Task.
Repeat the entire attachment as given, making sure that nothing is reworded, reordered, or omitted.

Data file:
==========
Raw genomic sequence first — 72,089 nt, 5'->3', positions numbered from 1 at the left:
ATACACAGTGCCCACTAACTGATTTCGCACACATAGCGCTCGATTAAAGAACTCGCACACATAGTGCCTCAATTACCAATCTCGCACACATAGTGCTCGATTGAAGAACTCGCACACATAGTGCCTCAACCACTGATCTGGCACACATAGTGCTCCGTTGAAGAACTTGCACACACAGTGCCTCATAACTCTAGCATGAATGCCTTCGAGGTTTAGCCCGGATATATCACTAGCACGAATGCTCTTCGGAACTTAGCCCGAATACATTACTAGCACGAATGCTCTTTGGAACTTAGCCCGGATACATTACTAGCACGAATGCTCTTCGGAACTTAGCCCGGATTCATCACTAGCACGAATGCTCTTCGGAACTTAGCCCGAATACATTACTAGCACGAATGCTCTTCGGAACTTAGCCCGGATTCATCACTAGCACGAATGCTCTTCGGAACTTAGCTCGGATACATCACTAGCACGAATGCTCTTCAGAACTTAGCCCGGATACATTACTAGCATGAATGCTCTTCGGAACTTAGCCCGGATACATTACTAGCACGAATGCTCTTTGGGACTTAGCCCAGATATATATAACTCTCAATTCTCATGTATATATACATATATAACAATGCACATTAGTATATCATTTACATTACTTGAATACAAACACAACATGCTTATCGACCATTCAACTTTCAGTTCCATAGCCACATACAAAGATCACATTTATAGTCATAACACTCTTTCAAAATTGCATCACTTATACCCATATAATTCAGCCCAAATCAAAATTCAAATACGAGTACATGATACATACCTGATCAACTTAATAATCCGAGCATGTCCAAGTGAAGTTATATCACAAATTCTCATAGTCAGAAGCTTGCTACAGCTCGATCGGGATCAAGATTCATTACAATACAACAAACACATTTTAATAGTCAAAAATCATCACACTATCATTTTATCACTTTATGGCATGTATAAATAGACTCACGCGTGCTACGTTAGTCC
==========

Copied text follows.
Raw genomic sequence first — 72,089 nt, 5'->3', positions numbered from 1 at the left:
ATACACAGTGCCCACTAACTGATTTCGCACACATAGCGCTCGATTAAAGAACTCGCACACATAGTGCCTCAATTACCAATCTCGCACACATAGTGCTCGATTGAAGAACTCGCACACATAGTGCCTCAACCACTGATCTGGCACACATAGTGCTCCGTTGAAGAACTTGCACACACAGTGCCTCATAACTCTAGCATGAATGCCTTCGAGGTTTAGCCCGGATATATCACTAGCACGAATGCTCTTCGGAACTTAGCCCGAATACATTACTAGCACGAATGCTCTTTGGAACTTAGCCCGGATACATTACTAGCACGAATGCTCTTCGGAACTTAGCCCGGATTCATCACTAGCACGAATGCTCTTCGGAACTTAGCCCGAATACATTACTAGCACGAATGCTCTTCGGAACTTAGCCCGGATTCATCACTAGCACGAATGCTCTTCGGAACTTAGCTCGGATACATCACTAGCACGAATGCTCTTCAGAACTTAGCCCGGATACATTACTAGCATGAATGCTCTTCGGAACTTAGCCCGGATACATTACTAGCACGAATGCTCTTTGGGACTTAGCCCAGATATATATAACTCTCAATTCTCATGTATATATACATATATAACAATGCACATTAGTATATCATTTACATTACTTGAATACAAACACAACATGCTTATCGACCATTCAACTTTCAGTTCCATAGCCACATACAAAGATCACATTTATAGTCATAACACTCTTTCAAAATTGCATCACTTATACCCATATAATTCAGCCCAAATCAAAATTCAAATACGAGTACATGATACATACCTGATCAACTTAATAATCCGAGCATGTCCAAGTGAAGTTATATCACAAATTCTCATAGTCAGAAGCTTGCTACAGCTCGATCGGGATCAAGATTCATTACAATACAACAAACACATTTTAATAGTCAAAAATCATCACACTATCATTTTATCACTTTATGGCATGTATAAATAGACTCACGCGTGCTACGTTAGTCC